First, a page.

Attention Deficit Disorder - my journey
Attention Deficit Disorder (ADD) – I am no expert but I am the mother of a child (now grown) with ADD – and I thought I would share some of my journey. Even from toddler-hood I knew that my son was bouncing around far more than other children and when he hit pre-school the first thing his teacher said to me was “your child is hyper-active”. I said “no way, he is just lively”. I wasn’t going to have labels placed on my son! However the problems began to show right from the start once he started school (this list is common across most children with ADD:
- He couldn’t sit still
- He struggle with following instructions
- He was impulsive
- He had a short attention span
- He would stare out of the window rather than focusing on what he was meant to do
- Have difficulty processing information as quickly and accurately as others
- He wasn’t a team player (lost count of the number of times I have heard this)
- He was poorly co-ordinated
- He didn’t make friends
- He was a loner
Everything was difficult, a up-hill battle —many tears were shed in this mammoth journey through school. I was called into the school on many occasions — I got to the point that I hated phone calls from the school as it was always bad news. However things improved in Years 11 and 12 when he could choose his own subjects – such as photography, ceramics, graphic design, art. He excelled.
After leaving school he did a 2 year certificate in 3D animation. His ability to sit and focus, creating 3D animation is just AMAZING. I couldn’t sit for the hours like he does and focus – I would be bored and frustrated. So why can a child with ADD who could never sit still, can do so now as an adult – because he has found the one thing he can do well.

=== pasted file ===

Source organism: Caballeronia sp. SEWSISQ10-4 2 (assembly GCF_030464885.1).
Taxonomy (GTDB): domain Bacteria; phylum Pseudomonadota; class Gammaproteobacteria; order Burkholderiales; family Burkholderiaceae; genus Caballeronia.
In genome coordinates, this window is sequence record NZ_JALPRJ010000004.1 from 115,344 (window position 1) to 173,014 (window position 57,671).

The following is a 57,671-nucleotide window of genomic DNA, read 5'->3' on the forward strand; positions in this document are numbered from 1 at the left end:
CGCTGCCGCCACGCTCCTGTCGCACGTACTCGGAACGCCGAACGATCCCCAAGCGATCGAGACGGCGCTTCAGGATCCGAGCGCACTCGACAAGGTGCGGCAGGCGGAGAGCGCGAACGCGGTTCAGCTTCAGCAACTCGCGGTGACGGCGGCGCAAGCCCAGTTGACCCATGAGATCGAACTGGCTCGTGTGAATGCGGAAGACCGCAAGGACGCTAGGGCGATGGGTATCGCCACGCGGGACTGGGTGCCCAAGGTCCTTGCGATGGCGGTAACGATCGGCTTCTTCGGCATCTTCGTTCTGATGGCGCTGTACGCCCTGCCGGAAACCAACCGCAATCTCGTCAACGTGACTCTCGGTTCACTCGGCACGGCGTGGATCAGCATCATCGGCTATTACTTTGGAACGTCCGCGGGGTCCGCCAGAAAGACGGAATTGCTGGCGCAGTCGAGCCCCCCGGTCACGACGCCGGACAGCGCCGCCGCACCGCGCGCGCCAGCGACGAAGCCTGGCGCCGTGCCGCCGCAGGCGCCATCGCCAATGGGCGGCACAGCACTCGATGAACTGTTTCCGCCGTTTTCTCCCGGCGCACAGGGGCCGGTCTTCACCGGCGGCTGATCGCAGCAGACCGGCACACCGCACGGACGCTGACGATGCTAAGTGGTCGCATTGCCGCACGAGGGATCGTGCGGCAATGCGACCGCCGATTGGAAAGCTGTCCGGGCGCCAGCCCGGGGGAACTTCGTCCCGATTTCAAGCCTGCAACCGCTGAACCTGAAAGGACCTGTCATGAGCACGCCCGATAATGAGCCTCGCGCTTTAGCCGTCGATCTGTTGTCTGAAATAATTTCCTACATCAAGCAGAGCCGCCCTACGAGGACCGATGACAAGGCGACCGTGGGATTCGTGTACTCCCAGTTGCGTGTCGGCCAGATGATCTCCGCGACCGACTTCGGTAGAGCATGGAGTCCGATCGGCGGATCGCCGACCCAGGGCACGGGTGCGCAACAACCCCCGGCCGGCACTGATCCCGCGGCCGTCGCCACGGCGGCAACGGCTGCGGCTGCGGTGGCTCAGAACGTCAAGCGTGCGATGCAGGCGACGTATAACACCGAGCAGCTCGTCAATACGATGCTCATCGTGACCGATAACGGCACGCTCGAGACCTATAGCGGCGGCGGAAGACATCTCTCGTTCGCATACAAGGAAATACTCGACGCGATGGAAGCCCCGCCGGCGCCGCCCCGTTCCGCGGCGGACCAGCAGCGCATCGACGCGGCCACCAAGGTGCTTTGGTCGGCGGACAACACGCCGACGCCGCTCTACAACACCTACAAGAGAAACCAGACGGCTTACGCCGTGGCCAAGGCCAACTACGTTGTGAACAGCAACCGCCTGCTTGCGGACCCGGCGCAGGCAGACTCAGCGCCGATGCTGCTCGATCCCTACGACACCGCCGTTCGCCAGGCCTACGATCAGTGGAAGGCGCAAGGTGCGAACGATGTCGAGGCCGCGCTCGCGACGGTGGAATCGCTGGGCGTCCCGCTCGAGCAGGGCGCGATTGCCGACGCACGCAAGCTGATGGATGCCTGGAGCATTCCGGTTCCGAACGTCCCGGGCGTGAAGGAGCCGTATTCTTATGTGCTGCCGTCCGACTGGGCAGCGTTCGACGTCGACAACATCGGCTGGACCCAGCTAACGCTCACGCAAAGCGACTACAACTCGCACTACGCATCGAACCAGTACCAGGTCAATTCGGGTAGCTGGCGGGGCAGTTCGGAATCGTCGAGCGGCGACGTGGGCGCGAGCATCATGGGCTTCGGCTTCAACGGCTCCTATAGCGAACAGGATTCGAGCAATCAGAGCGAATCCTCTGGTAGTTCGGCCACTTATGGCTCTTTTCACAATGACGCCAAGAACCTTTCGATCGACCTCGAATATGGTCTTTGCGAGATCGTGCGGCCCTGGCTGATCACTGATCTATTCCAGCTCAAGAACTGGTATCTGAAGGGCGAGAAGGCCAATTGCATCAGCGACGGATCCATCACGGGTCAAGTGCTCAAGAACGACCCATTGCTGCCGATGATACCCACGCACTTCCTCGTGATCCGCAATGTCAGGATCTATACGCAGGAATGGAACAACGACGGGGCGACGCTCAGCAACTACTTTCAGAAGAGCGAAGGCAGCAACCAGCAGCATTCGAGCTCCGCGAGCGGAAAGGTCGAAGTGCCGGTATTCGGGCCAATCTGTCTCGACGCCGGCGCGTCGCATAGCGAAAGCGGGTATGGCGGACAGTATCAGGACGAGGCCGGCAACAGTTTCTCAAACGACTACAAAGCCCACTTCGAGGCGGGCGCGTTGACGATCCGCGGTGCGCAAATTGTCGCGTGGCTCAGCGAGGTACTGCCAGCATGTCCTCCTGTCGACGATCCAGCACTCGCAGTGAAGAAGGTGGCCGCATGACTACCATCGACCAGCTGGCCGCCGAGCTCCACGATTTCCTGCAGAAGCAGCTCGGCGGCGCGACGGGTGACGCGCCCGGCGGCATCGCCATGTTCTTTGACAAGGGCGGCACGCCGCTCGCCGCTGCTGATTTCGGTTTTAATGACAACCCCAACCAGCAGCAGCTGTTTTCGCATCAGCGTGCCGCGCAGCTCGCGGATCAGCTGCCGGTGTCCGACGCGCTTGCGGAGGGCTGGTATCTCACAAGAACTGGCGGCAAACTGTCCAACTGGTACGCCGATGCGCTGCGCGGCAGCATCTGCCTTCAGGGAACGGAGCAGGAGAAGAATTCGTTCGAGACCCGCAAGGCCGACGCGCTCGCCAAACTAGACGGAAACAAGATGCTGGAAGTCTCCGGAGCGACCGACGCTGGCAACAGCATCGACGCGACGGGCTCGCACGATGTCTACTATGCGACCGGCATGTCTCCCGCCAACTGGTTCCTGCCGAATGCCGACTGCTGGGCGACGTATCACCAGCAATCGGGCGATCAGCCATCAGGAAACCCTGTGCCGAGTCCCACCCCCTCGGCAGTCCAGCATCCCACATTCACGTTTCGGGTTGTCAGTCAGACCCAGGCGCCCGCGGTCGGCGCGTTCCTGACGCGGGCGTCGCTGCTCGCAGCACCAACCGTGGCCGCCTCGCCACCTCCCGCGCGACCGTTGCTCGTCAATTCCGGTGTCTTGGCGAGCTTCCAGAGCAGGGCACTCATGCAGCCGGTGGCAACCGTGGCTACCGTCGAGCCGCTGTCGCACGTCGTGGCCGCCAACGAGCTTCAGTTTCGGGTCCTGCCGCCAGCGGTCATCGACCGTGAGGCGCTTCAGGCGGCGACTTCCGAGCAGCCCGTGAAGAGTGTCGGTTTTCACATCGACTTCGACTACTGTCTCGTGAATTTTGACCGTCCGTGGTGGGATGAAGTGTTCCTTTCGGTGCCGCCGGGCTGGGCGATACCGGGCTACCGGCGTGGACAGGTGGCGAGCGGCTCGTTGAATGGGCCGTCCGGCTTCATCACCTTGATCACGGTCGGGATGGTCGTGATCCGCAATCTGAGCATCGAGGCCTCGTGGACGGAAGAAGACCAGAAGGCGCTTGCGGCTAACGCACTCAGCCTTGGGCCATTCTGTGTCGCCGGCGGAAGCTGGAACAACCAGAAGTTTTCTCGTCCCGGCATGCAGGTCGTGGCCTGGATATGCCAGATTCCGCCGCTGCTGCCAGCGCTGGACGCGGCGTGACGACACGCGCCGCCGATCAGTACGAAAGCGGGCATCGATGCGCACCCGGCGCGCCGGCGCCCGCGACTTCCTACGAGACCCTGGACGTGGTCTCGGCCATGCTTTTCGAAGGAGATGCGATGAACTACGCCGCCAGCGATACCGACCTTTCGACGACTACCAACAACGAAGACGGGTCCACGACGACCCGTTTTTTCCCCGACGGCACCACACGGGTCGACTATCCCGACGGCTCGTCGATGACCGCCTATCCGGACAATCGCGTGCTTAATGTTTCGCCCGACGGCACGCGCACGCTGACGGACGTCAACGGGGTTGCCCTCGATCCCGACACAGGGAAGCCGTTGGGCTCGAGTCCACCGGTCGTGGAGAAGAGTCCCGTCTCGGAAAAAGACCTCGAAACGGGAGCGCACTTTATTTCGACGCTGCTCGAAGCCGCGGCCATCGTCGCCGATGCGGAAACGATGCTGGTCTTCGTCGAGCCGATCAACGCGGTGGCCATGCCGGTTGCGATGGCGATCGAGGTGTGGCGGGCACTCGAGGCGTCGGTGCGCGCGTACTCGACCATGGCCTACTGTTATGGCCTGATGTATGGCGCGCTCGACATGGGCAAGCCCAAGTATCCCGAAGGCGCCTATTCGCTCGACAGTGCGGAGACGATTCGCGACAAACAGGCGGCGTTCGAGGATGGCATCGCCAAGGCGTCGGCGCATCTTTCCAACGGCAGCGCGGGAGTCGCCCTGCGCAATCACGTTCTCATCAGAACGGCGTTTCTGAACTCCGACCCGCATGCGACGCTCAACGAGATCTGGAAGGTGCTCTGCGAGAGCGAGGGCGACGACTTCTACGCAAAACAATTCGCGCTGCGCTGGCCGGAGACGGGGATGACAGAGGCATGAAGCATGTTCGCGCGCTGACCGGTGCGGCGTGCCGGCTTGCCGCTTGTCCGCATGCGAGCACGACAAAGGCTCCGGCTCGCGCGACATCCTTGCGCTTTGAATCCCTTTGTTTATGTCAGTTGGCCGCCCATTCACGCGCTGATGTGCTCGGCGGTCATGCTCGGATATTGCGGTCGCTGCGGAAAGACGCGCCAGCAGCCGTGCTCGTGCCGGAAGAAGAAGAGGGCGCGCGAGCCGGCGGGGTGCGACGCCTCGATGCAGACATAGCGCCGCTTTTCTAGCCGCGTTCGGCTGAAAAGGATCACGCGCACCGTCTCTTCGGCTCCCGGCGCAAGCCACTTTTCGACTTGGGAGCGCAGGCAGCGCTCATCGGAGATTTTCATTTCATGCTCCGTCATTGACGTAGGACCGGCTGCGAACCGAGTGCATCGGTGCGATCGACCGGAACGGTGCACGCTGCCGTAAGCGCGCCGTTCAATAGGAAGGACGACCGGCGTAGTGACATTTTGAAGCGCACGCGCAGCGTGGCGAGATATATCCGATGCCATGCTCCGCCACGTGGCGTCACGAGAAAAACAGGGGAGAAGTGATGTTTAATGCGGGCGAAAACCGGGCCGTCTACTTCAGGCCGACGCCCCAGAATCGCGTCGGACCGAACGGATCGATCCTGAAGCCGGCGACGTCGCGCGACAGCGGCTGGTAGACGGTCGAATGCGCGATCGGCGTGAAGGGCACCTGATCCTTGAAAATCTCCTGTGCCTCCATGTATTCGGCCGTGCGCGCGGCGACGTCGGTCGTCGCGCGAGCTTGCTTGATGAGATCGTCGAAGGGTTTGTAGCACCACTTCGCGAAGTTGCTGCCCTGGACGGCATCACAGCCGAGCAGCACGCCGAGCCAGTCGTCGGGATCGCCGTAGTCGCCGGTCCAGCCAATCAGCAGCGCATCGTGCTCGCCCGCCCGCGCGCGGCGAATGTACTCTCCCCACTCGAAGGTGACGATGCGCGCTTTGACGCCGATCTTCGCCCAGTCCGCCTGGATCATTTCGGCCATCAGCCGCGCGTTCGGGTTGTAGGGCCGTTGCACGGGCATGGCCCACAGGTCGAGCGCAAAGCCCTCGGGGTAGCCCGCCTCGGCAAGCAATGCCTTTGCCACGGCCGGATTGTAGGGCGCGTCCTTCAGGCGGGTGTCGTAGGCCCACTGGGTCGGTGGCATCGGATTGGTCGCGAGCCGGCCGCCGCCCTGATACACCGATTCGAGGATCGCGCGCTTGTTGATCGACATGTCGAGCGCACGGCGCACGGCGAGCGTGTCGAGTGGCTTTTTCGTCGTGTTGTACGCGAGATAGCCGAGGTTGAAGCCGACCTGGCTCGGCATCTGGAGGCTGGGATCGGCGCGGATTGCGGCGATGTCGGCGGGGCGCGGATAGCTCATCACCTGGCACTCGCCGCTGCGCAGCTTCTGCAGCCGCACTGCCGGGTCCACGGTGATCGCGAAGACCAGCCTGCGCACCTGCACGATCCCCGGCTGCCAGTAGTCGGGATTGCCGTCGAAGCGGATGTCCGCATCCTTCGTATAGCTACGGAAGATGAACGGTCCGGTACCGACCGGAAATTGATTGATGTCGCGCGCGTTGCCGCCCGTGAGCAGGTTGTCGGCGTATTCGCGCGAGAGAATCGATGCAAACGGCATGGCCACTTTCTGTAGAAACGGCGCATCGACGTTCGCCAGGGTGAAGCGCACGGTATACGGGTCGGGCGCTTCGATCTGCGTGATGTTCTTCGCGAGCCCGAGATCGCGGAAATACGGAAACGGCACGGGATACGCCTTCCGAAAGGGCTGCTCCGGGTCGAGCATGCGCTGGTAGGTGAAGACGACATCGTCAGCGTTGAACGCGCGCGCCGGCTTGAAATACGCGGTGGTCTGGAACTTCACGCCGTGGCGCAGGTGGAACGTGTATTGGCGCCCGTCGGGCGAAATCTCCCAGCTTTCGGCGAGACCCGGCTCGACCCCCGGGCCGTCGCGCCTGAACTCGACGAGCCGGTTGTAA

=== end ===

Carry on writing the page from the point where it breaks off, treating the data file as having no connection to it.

We did go down the controversial path of drugs — Ritalin — it worked for my son, but it may not work for all. He stopped at the age of 16 and I taught him to live without it. We used herbal stress relievers and this did help and then he stopped those to. Now he is drug free and learning to coping with his difficulties on his own.
I used the “Elimination Diet” for a number of years - cutting out foods/drinks containing artificial colours and additives would make him hypo-active and emotional (it has nothing to do with sugar). I had to go back to the “way grandma would cook” as almost all processed foods contained the back “stuff”. In fact my son was part of the trials to test the Elimination Diet.
What is interesting, as adults, ADD sufferers still struggles with:
- Focusing — A muddily brain that can’t focus
- Poor organisational skills
- Coping in crowds (can’t cope in crowded shopping centres etc)
- Panic attaches during stressful situations
- Following instructions
- Remembering details (e.g. what to say to someone)
- Blurt out inappropriate comments
- Seeing the world in black and white
If you want to know what it feels like to have ADD - my son describes it as “walking into a crowded shopping centre and hearing all the noise - very loud - and being unable to tune ANY of it out” Overloaded by sound, motion, light and colour. He gets very frustrated when people say it's just kids acting up and being silly —its far more than that.
PS you may be wondering why we didn't do home-schooling. Simply, it wasn't popular 17 years ago, I knew no-one who home-schooled and as a result I never even thought of it as an option. Looking back it probably would have worked much better than conventional schooling.